Concert version of McClure’s ‘Promise Land: An Adirondack Folk Opera’ Friday
If you go…
What: Promise Land: Adirondack Folk Opera
When: Friday at 8 p.m.
Where: St. Bernard’s Church, 27 St Bernard St, Saranac Lake
How much: $12 in advance at Ampersound or $15 at the door
SARANAC LAKE — The fight for American democracy during the 1800s was not only won on the fields of Gettysburg or at the Appomattox Court House. Prior to all the bloodshed and North vs South, communities in the Adirondacks took a stand on equal voting rights for all men no matter the color of their skin. It’s a piece of history that sometimes goes unnoticed, and composer Glen McClure wanted to bring it into the spotlight through music.
The Northern Lights Choir and Orchestra, among other singing groups, soloists and musicians, will perform the concert version of McClure’s “Promise Land: An Adirondack Folk Opera” Friday at 8 p.m at St. Bernard’s Church. Advanced tickets are available for $12 at Ampersound, the music shop at 52 Main St, and tickets at the door cost $15.
The “concert version” means that this performance will not be acted with sets and costumes. Rather the choir and the soloist will go through the songs without the spectacle.
“This is a natural step in the evolution of a new opera,” McClure said. “Operas themselves tend to be one of the most expensive art forms, so to get to the point where we could attract a theater company that could stage the whole thing with all those expenses of the performance, you have to be proven musically. You have to have several years of audience development under your belt. We’ll be coming out of this with a really good recording and also with the first round of filming by Mountain Lake PBS.”
In the 1840s in New York, black men had the right to vote so long as they owned at least 40 acres of land. The opera follows and black husband and wife, Lyman and Anna Epps, who move their family from Utica to a farm in the Adirondacks, which was given to them by Garret Smith. Smith, among others, donated 120,000 acres to 3,000 black men.
“They decide to uproot their relatively secure life in Utica,” McClure said. “It’s a secure life without full access to American democracy. They sacrifice that security to move up to the Adirondacks to start a farm. They were not farmers before. They didn’t know how to farm. It’s already hard to run a farm in the short season we have here in the North Country, but to have folks doing it for the first time that’s also pretty daring, pretty gutsy, pretty courageous.”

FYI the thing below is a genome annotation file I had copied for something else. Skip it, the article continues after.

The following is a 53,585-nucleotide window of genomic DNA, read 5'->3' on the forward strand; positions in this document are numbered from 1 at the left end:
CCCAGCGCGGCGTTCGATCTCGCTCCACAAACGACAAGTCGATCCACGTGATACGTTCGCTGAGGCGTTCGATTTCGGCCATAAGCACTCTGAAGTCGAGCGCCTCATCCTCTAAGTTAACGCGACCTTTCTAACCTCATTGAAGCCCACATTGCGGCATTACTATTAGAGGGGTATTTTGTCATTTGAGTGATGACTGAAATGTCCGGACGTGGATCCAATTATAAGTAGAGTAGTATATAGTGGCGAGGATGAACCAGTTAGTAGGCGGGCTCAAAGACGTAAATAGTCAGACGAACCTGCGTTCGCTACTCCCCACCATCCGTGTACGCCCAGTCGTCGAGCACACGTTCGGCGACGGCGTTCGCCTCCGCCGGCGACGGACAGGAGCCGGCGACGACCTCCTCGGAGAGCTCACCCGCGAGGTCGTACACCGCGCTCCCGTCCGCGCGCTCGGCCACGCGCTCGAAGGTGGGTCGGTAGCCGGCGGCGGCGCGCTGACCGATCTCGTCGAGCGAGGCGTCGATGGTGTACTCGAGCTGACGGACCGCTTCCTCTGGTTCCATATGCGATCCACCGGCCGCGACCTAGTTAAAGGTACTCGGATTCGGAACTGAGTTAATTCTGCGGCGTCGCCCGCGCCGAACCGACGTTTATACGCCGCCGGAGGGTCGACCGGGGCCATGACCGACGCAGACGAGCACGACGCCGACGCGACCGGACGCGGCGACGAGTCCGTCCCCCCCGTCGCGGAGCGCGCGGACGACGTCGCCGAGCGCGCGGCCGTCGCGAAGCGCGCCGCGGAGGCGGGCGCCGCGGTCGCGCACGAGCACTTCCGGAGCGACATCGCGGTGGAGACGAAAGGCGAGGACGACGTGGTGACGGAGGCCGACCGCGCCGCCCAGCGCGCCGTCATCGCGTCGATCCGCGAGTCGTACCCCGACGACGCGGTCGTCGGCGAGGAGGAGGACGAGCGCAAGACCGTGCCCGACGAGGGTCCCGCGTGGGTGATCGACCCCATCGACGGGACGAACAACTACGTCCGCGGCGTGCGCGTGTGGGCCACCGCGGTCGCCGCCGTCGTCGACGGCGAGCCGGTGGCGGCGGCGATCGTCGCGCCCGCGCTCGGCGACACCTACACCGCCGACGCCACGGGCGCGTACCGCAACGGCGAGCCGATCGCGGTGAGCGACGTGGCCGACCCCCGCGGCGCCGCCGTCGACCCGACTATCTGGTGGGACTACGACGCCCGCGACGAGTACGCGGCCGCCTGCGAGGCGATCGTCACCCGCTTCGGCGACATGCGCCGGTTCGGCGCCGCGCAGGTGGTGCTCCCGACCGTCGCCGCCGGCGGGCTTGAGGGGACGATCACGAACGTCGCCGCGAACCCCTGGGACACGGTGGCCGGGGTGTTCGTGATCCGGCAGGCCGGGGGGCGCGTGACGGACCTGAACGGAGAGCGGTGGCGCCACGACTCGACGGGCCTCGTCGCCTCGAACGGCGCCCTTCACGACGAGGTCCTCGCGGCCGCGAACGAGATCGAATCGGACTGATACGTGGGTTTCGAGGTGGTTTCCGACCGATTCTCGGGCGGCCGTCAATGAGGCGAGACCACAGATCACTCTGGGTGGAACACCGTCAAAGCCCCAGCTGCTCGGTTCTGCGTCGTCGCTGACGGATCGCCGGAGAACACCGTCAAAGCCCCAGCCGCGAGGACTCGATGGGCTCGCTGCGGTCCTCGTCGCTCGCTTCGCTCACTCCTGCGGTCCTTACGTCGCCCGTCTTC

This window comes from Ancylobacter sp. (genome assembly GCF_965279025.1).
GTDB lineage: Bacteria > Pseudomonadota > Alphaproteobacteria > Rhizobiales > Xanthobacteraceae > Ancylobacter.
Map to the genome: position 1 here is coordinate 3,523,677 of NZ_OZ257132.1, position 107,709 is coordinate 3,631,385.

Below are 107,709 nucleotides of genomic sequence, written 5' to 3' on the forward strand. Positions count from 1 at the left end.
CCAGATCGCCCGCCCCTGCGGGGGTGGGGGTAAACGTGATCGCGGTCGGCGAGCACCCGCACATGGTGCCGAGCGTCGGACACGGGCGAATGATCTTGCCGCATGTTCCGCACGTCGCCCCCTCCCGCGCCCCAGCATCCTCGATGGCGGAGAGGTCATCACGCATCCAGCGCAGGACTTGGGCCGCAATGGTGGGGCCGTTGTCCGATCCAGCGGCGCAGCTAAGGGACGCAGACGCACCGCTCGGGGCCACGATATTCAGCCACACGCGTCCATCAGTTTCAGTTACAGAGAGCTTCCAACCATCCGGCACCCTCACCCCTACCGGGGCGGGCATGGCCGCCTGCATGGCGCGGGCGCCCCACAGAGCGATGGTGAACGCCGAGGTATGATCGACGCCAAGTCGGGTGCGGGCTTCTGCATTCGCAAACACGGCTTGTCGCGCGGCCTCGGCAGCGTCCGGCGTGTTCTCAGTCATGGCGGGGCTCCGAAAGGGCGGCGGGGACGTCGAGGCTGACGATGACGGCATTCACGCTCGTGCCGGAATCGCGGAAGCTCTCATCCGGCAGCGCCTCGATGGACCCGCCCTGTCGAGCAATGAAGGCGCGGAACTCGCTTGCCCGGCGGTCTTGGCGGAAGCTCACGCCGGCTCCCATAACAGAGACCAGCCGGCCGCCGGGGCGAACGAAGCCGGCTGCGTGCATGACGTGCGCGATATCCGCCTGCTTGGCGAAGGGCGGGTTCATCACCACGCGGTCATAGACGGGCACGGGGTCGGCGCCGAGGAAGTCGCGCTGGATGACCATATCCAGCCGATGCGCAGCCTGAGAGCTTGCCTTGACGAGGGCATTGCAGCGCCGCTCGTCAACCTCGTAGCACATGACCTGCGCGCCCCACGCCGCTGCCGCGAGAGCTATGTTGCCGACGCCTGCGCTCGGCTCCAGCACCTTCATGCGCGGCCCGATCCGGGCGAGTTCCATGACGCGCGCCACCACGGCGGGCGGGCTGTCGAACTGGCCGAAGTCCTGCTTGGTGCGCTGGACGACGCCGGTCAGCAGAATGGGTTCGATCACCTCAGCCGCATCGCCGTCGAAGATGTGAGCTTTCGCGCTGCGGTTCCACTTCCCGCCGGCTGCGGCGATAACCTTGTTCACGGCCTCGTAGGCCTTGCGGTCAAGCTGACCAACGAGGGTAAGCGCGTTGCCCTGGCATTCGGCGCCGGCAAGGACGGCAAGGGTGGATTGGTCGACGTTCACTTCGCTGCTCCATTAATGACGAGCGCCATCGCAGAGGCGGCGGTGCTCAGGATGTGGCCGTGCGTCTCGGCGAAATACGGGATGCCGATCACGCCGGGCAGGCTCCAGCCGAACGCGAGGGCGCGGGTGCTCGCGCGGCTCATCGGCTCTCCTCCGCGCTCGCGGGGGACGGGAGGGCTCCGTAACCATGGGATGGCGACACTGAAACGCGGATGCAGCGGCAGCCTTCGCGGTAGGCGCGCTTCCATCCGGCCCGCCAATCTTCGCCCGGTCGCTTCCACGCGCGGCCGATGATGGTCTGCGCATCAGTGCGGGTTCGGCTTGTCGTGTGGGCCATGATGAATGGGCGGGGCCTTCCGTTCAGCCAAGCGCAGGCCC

Along the way, the Eppses and other black families encounter the Browns — John and Mary. John is a local legend to the Adirondacks mainly for his aggressive abolitionist style that favored a rifle over the olive branch of peace. He was hanged in 1859 after inciting a slave revolt Harper’s Ferry, West Virginia, which killed seven people.
Now a widow, Mary not only provides for her 13 children but helps indoctrinate new families to the farming lifestyle in the North Country.
“One of the themes that weaves through the whole piece is this theme of the quiet resiliency of women that made things happen even though their husbands usually got credit for it,” McClure said.
Generally, when people think of opera they imagine “Carmen” or “Madame Butterfly” — pieces with hyperbolic cast members singing in a European language. Artistic director Helen Demong said “Promise Land” is definitely more of an American take on traditional opera.
“This is an original American opera, she said. “It’s all in English. It’s a unique blend of contemporary-classical music with Americana folk songs and hymns. Some of the most well known European operas are romanticized stories set to music. The unique thing about this opera is that the roots come from authentic Adirondack history.”
The Adirondacks are not only the backdrop for the opera, but they also play an integral role in the musical composition. Dr. Curt Stagger, who works in the Natural Sciences department at Paul Smith’s College, collected sediment core samples from the bottom of Wolf Lake in Newcomb over the course of three years. The samples show things such as pollen, insects, charcoal and plankton that have fallen into the lake bottom over the course of centuries. This data allowed him to reconstruct water quality and climate from the past.
“I chose Wolf Lake because it’s one of the most untouched bodies of waters in the Adirondacks,” Stagger said, “but little bits of changes suggest maybe logging affected the watershed over the years.”
Data of any sort can be converted into numbers, and numbers can be converted into music, so McClure took those numbers and put them on the tonal scale (Do-Re-Me-Fa-Sol-La-Ti-Do). This lead to the songs “Procession of the Pines,” which Demong describes as a “beautiful and lush baritone” piece sung by
“I think to a certain extent here in the Adirondacks our identity tends to be centered around our beautiful landscapes, Olympic athletes and tourism,” McClure said. “While all those things are true and very valuable, there’s many other parts of our history up here that have been in the shadows, respectively. So to retell the story in which the Adirondacks plants its flag in the national struggle for equality and to do it in such a unique way that actually uses the land as a vehicle to increase quality that places our local story in this in this much bigger national story.”